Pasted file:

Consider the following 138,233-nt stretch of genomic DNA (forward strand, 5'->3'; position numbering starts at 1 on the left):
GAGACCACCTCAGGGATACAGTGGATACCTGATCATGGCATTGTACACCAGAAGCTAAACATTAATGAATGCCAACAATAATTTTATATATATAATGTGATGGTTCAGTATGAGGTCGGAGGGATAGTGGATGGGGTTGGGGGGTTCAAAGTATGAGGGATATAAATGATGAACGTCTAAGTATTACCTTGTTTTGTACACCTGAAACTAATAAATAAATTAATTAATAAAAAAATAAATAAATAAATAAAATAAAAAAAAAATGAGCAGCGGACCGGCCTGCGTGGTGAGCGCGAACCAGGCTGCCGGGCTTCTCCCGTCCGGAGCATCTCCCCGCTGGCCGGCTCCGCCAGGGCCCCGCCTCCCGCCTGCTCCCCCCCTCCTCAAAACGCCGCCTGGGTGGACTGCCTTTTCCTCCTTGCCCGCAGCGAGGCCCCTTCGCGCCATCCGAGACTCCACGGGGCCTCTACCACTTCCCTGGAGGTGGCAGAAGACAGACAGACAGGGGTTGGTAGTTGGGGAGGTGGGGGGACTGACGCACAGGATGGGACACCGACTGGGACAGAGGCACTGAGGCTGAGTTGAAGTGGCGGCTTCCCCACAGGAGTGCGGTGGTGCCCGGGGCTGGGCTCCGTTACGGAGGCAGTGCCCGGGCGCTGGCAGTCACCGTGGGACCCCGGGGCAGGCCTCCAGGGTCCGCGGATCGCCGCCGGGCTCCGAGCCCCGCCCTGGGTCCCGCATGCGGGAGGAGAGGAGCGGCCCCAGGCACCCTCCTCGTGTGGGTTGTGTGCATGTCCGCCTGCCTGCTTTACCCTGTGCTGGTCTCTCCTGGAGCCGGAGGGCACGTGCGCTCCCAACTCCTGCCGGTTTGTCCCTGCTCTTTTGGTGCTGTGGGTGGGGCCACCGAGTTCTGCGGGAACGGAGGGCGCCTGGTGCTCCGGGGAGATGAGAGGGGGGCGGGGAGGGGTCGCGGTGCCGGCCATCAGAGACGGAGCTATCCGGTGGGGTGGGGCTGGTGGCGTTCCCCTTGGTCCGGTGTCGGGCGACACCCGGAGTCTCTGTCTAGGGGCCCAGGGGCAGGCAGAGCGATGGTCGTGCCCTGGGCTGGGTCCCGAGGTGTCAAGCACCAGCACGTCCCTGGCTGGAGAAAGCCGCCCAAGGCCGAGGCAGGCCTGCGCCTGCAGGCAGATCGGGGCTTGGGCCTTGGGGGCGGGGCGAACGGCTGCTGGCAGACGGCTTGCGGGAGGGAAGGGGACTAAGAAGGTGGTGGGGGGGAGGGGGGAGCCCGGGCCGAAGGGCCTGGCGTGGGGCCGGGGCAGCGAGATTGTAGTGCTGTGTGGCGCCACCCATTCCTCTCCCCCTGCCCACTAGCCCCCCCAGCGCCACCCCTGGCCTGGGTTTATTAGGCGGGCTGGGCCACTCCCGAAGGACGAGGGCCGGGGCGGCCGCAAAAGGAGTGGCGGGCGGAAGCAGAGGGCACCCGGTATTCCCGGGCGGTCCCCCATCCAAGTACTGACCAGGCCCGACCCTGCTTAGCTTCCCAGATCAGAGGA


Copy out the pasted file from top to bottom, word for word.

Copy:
Consider the following 138,233-nt stretch of genomic DNA (forward strand, 5'->3'; position numbering starts at 1 on the left):
GAGACCACCTCAGGGATACAGTGGATACCTGATCATGGCATTGTACACCAGAAGCTAAACATTAATGAATGCCAACAATAATTTTATATATATAATGTGATGGTTCAGTATGAGGTCGGAGGGATAGTGGATGGGGTTGGGGGGTTCAAAGTATGAGGGATATAAATGATGAACGTCTAAGTATTACCTTGTTTTGTACACCTGAAACTAATAAATAAATTAATTAATAAAAAAATAAATAAATAAATAAAATAAAAAAAAAATGAGCAGCGGACCGGCCTGCGTGGTGAGCGCGAACCAGGCTGCCGGGCTTCTCCCGTCCGGAGCATCTCCCCGCTGGCCGGCTCCGCCAGGGCCCCGCCTCCCGCCTGCTCCCCCCCTCCTCAAAACGCCGCCTGGGTGGACTGCCTTTTCCTCCTTGCCCGCAGCGAGGCCCCTTCGCGCCATCCGAGACTCCACGGGGCCTCTACCACTTCCCTGGAGGTGGCAGAAGACAGACAGACAGGGGTTGGTAGTTGGGGAGGTGGGGGGACTGACGCACAGGATGGGACACCGACTGGGACAGAGGCACTGAGGCTGAGTTGAAGTGGCGGCTTCCCCACAGGAGTGCGGTGGTGCCCGGGGCTGGGCTCCGTTACGGAGGCAGTGCCCGGGCGCTGGCAGTCACCGTGGGACCCCGGGGCAGGCCTCCAGGGTCCGCGGATCGCCGCCGGGCTCCGAGCCCCGCCCTGGGTCCCGCATGCGGGAGGAGAGGAGCGGCCCCAGGCACCCTCCTCGTGTGGGTTGTGTGCATGTCCGCCTGCCTGCTTTACCCTGTGCTGGTCTCTCCTGGAGCCGGAGGGCACGTGCGCTCCCAACTCCTGCCGGTTTGTCCCTGCTCTTTTGGTGCTGTGGGTGGGGCCACCGAGTTCTGCGGGAACGGAGGGCGCCTGGTGCTCCGGGGAGATGAGAGGGGGGCGGGGAGGGGTCGCGGTGCCGGCCATCAGAGACGGAGCTATCCGGTGGGGTGGGGCTGGTGGCGTTCCCCTTGGTCCGGTGTCGGGCGACACCCGGAGTCTCTGTCTAGGGGCCCAGGGGCAGGCAGAGCGATGGTCGTGCCCTGGGCTGGGTCCCGAGGTGTCAAGCACCAGCACGTCCCTGGCTGGAGAAAGCCGCCCAAGGCCGAGGCAGGCCTGCGCCTGCAGGCAGATCGGGGCTTGGGCCTTGGGGGCGGGGCGAACGGCTGCTGGCAGACGGCTTGCGGGAGGGAAGGGGACTAAGAAGGTGGTGGGGGGGAGGGGGGAGCCCGGGCCGAAGGGCCTGGCGTGGGGCCGGGGCAGCGAGATTGTAGTGCTGTGTGGCGCCACCCATTCCTCTCCCCCTGCCCACTAGCCCCCCCAGCGCCACCCCTGGCCTGGGTTTATTAGGCGGGCTGGGCCACTCCCGAAGGACGAGGGCCGGGGCGGCCGCAAAAGGAGTGGCGGGCGGAAGCAGAGGGCACCCGGTATTCCCGGGCGGTCCCCCATCCAAGTACTGACCAGGCCCGACCCTGCTTAGCTTCCCAGATCAGAGGA